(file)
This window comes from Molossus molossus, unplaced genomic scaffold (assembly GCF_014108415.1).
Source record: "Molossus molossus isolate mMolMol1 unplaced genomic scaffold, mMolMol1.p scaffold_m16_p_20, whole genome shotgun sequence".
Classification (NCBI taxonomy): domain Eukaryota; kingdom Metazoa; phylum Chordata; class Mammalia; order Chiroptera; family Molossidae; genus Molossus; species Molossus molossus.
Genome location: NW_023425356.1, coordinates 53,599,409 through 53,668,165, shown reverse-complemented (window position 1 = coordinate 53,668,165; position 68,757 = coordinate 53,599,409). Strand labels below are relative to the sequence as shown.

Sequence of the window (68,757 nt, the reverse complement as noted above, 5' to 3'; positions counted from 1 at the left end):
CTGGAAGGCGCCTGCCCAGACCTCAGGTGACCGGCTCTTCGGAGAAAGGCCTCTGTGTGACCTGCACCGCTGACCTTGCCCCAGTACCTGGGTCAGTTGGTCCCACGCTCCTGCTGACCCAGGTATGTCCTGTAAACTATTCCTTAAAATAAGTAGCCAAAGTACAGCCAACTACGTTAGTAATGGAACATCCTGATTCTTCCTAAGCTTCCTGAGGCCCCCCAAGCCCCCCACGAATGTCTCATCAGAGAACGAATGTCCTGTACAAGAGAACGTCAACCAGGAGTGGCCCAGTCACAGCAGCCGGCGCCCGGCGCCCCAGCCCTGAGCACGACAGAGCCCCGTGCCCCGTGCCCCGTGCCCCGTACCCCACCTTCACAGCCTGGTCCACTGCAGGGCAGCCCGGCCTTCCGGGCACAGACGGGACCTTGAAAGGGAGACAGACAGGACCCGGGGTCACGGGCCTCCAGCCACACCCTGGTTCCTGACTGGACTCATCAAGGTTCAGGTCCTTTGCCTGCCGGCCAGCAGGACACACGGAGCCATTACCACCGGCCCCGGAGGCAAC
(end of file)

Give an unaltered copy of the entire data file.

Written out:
This window comes from Molossus molossus, unplaced genomic scaffold (assembly GCF_014108415.1).
Source record: "Molossus molossus isolate mMolMol1 unplaced genomic scaffold, mMolMol1.p scaffold_m16_p_20, whole genome shotgun sequence".
Classification (NCBI taxonomy): domain Eukaryota; kingdom Metazoa; phylum Chordata; class Mammalia; order Chiroptera; family Molossidae; genus Molossus; species Molossus molossus.
Genome location: NW_023425356.1, coordinates 53,599,409 through 53,668,165, shown reverse-complemented (window position 1 = coordinate 53,668,165; position 68,757 = coordinate 53,599,409). Strand labels below are relative to the sequence as shown.

Sequence of the window (68,757 nt, the reverse complement as noted above, 5' to 3'; positions counted from 1 at the left end):
CTGGAAGGCGCCTGCCCAGACCTCAGGTGACCGGCTCTTCGGAGAAAGGCCTCTGTGTGACCTGCACCGCTGACCTTGCCCCAGTACCTGGGTCAGTTGGTCCCACGCTCCTGCTGACCCAGGTATGTCCTGTAAACTATTCCTTAAAATAAGTAGCCAAAGTACAGCCAACTACGTTAGTAATGGAACATCCTGATTCTTCCTAAGCTTCCTGAGGCCCCCCAAGCCCCCCACGAATGTCTCATCAGAGAACGAATGTCCTGTACAAGAGAACGTCAACCAGGAGTGGCCCAGTCACAGCAGCCGGCGCCCGGCGCCCCAGCCCTGAGCACGACAGAGCCCCGTGCCCCGTGCCCCGTGCCCCGTACCCCACCTTCACAGCCTGGTCCACTGCAGGGCAGCCCGGCCTTCCGGGCACAGACGGGACCTTGAAAGGGAGACAGACAGGACCCGGGGTCACGGGCCTCCAGCCACACCCTGGTTCCTGACTGGACTCATCAAGGTTCAGGTCCTTTGCCTGCCGGCCAGCAGGACACACGGAGCCATTACCACCGGCCCCGGAGGCAAC